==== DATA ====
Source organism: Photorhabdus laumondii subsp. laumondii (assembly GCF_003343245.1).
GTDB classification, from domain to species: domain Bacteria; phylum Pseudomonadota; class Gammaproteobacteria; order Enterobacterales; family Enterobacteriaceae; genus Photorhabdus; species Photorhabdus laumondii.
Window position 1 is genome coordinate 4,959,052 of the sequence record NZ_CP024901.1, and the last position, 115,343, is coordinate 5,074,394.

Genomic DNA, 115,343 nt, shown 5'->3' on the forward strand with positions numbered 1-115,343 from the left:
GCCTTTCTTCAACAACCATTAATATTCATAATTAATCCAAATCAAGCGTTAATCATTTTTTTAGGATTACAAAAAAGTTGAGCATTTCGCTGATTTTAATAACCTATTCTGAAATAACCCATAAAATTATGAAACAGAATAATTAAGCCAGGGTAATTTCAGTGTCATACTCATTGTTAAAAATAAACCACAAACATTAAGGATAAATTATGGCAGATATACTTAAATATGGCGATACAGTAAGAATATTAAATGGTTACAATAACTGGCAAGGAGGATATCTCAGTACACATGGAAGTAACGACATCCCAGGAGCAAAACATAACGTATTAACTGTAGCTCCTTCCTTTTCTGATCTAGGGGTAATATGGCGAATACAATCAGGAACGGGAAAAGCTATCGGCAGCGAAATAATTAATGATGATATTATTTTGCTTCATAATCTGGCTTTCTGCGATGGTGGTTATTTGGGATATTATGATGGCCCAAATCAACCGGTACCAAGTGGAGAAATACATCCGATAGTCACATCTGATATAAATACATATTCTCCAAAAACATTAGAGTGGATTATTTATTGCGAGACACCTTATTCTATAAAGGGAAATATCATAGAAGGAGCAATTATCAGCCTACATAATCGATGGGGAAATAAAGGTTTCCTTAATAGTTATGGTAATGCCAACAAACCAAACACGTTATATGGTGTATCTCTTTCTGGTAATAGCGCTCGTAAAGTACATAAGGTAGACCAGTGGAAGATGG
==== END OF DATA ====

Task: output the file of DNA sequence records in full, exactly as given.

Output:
Source organism: Photorhabdus laumondii subsp. laumondii (assembly GCF_003343245.1).
GTDB classification, from domain to species: domain Bacteria; phylum Pseudomonadota; class Gammaproteobacteria; order Enterobacterales; family Enterobacteriaceae; genus Photorhabdus; species Photorhabdus laumondii.
Window position 1 is genome coordinate 4,959,052 of the sequence record NZ_CP024901.1, and the last position, 115,343, is coordinate 5,074,394.

Genomic DNA, 115,343 nt, shown 5'->3' on the forward strand with positions numbered 1-115,343 from the left:
GCCTTTCTTCAACAACCATTAATATTCATAATTAATCCAAATCAAGCGTTAATCATTTTTTTAGGATTACAAAAAAGTTGAGCATTTCGCTGATTTTAATAACCTATTCTGAAATAACCCATAAAATTATGAAACAGAATAATTAAGCCAGGGTAATTTCAGTGTCATACTCATTGTTAAAAATAAACCACAAACATTAAGGATAAATTATGGCAGATATACTTAAATATGGCGATACAGTAAGAATATTAAATGGTTACAATAACTGGCAAGGAGGATATCTCAGTACACATGGAAGTAACGACATCCCAGGAGCAAAACATAACGTATTAACTGTAGCTCCTTCCTTTTCTGATCTAGGGGTAATATGGCGAATACAATCAGGAACGGGAAAAGCTATCGGCAGCGAAATAATTAATGATGATATTATTTTGCTTCATAATCTGGCTTTCTGCGATGGTGGTTATTTGGGATATTATGATGGCCCAAATCAACCGGTACCAAGTGGAGAAATACATCCGATAGTCACATCTGATATAAATACATATTCTCCAAAAACATTAGAGTGGATTATTTATTGCGAGACACCTTATTCTATAAAGGGAAATATCATAGAAGGAGCAATTATCAGCCTACATAATCGATGGGGAAATAAAGGTTTCCTTAATAGTTATGGTAATGCCAACAAACCAAACACGTTATATGGTGTATCTCTTTCTGGTAATAGCGCTCGTAAAGTACATAAGGTAGACCAGTGGAAGATGG